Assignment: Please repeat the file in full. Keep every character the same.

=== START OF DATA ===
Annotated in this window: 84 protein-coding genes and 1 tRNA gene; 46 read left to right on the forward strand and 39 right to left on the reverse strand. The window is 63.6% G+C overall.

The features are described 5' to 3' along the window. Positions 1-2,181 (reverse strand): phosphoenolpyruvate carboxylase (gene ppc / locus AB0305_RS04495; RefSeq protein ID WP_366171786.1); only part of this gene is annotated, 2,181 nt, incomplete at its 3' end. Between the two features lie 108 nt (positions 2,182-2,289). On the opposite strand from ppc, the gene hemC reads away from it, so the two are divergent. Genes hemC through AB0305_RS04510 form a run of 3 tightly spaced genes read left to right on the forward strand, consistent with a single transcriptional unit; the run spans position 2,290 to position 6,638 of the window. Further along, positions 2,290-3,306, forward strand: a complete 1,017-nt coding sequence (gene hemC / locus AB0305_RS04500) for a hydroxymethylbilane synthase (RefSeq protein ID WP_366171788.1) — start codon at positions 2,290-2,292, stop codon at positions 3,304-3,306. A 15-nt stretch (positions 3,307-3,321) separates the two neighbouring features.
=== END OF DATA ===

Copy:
Annotated in this window: 84 protein-coding genes and 1 tRNA gene; 46 read left to right on the forward strand and 39 right to left on the reverse strand. The window is 63.6% G+C overall.

The features are described 5' to 3' along the window. Positions 1-2,181 (reverse strand): phosphoenolpyruvate carboxylase (gene ppc / locus AB0305_RS04495; RefSeq protein ID WP_366171786.1); only part of this gene is annotated, 2,181 nt, incomplete at its 3' end. Between the two features lie 108 nt (positions 2,182-2,289). On the opposite strand from ppc, the gene hemC reads away from it, so the two are divergent. Genes hemC through AB0305_RS04510 form a run of 3 tightly spaced genes read left to right on the forward strand, consistent with a single transcriptional unit; the run spans position 2,290 to position 6,638 of the window. Further along, positions 2,290-3,306, forward strand: a complete 1,017-nt coding sequence (gene hemC / locus AB0305_RS04500) for a hydroxymethylbilane synthase (RefSeq protein ID WP_366171788.1) — start codon at positions 2,290-2,292, stop codon at positions 3,304-3,306. A 15-nt stretch (positions 3,307-3,321) separates the two neighbouring features.